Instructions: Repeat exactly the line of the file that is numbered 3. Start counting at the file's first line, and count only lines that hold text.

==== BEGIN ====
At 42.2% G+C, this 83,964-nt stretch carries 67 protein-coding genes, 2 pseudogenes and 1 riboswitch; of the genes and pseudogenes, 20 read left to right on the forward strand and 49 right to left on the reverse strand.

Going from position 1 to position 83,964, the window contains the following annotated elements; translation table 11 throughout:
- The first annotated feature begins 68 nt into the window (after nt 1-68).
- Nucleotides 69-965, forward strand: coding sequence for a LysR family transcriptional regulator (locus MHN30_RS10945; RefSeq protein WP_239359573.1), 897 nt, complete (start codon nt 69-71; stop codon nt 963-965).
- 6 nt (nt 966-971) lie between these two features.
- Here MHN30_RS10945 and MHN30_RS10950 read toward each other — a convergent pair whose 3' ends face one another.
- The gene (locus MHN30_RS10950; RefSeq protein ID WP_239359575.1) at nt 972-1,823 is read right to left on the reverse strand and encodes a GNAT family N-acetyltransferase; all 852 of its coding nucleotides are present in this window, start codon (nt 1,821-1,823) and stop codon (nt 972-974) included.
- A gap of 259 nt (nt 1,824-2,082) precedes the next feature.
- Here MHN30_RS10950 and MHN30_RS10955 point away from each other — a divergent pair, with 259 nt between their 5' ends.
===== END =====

- The first annotated feature begins 68 nt into the window (after nt 1-68).